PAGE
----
ergonomic height adjustable desk (also known as sit-stand desks) enable employees to transition from sat to standing positions quickly. They promise users healthier, more pleasant, and productive work environments. They’ve progressed from office novelty to permanent fixture in many modern businesses in recent years.
An increase in height-adjustable desks
Winston Churchill, Ernest Hemingway, and Charles Dickens were all known to like writing at standing desks and were early adopters of adjustable height desks. However, in the field of office design, they are a relatively new trend. Even when sitting in a healthy ergonomic posture, working at a computer for seven or eight hours a day, five days a week, can lead to sore shoulders, back difficulties, and chronic joint discomfort.
How to Use a Standing Desk Correctly
These will assist you in maximizing the benefits while minimizing the unwanted effects.
- Switch between sitting and standing.
There is no doubt that excessive sitting is detrimental to one’s health. However, this does not imply that you should stand all day. Standing stationary for lengthy periods is also thought to harm your leg muscles, tendons, and connective tissue and may even create varicose veins. Fortunately, this can be avoided by alternately sitting and standing.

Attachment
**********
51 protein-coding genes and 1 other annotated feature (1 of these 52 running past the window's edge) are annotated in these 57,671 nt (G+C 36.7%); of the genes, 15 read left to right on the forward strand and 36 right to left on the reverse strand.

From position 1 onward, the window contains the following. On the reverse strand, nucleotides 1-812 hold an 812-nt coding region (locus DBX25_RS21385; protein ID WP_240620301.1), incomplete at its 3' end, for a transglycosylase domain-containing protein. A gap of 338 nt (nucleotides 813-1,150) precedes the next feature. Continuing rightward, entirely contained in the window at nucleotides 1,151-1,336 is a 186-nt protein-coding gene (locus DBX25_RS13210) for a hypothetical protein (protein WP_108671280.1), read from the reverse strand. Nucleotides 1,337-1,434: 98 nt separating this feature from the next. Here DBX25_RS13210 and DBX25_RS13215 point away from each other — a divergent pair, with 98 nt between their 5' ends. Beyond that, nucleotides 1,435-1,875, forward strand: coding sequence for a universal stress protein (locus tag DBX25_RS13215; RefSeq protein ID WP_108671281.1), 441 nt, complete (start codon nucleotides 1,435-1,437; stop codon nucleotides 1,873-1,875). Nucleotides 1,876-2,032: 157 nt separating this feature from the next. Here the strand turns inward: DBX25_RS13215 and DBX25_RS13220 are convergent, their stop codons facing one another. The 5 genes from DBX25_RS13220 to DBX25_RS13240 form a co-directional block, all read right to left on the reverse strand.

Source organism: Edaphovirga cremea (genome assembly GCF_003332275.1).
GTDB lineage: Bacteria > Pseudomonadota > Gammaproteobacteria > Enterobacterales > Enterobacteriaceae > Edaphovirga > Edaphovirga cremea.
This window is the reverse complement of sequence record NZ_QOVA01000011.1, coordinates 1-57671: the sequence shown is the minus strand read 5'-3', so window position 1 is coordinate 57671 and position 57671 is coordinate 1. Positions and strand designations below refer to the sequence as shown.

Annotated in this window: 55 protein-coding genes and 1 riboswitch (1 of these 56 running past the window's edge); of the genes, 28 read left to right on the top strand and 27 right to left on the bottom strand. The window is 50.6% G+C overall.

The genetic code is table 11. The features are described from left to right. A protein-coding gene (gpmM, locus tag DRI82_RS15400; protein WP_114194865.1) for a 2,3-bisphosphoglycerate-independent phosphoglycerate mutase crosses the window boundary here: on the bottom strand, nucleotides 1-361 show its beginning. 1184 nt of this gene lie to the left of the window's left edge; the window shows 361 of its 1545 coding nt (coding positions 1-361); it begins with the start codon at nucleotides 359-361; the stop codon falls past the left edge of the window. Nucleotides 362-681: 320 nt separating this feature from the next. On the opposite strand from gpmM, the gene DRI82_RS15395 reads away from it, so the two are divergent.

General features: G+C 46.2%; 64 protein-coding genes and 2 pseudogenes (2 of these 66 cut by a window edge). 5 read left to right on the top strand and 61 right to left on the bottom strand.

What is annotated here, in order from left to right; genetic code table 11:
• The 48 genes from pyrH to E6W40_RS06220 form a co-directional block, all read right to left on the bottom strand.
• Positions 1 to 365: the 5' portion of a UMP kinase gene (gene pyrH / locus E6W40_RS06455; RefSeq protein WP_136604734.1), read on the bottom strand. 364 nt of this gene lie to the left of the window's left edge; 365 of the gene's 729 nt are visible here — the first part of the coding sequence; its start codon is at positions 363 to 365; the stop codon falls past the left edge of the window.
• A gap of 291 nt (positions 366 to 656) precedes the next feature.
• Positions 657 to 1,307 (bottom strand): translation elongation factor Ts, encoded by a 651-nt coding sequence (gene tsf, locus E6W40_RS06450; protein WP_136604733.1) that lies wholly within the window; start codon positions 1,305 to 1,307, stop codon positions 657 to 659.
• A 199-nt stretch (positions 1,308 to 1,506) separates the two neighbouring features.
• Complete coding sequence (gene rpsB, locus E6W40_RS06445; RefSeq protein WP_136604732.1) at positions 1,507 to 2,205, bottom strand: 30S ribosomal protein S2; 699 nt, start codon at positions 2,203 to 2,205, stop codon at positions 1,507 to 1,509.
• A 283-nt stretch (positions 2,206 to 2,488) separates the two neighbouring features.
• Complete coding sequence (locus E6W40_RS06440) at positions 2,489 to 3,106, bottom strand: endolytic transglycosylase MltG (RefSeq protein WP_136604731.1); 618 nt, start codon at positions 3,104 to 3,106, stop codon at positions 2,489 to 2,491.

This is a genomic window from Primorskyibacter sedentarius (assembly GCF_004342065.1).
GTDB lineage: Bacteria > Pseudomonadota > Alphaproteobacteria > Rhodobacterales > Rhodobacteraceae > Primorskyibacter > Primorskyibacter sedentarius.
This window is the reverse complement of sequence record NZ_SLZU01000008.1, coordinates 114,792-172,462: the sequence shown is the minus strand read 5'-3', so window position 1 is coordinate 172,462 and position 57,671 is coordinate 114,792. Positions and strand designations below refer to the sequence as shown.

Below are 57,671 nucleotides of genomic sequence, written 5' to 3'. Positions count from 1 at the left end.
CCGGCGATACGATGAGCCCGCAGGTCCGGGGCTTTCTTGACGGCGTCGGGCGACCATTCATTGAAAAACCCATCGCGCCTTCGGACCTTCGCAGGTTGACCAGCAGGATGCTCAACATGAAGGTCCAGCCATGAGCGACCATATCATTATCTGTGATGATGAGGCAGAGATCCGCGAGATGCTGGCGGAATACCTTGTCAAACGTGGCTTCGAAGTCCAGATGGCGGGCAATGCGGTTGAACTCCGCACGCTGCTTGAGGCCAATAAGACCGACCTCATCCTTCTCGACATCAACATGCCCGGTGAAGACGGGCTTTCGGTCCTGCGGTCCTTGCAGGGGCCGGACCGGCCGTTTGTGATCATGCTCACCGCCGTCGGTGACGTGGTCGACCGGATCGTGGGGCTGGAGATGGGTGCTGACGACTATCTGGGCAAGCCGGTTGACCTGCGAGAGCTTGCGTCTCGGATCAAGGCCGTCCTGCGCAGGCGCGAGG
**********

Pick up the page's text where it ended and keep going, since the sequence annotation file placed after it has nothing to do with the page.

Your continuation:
- Adjust Your Desk and Monitor
Correct desk height and computer screen arrangement are critical for increasing comfort and reducing injury risk in the workplace. To begin, position your standing workstation at approximately elbow height. This means your elbows should be 90 degrees off the floor. The height of the desk would be roughly 44 inches (111 cm) for a person who is 5’11” (180 cm) tall on average. Although the ideal distance for a screen to be placed from your face is 20 to 28 inches (51 to 71 cm) away, there are no hard and fast rules.
- Invest in an Anti-Fatigue Mat.
Anti-fatigue mats are widely used in positions requiring extended standing periods, such as working on a product line or at a counter. These mats reduce standing fatigue by encouraging tiny motions of your leg muscles. This enhances blood flow and lessens overall discomfort.
Reposition the keyboard and mouse
Working long hours on the computer might cause wrist pain. As a result, either sitting or standing, it is critical to optimize wrist posture. When standing, the optimum angle is slightly more stretched (tilted upwards) than when sitting. Failure to account for this variation in people who regularly switch between sitting and standing has been linked to increased wrist pain and discomfort.
Using a standing desk can be highly beneficial to your health. More information regarding the benefits of standing desks may be found in this article. However, if not appropriately used, a standing desk can be challenging to adjust to and can cause problems.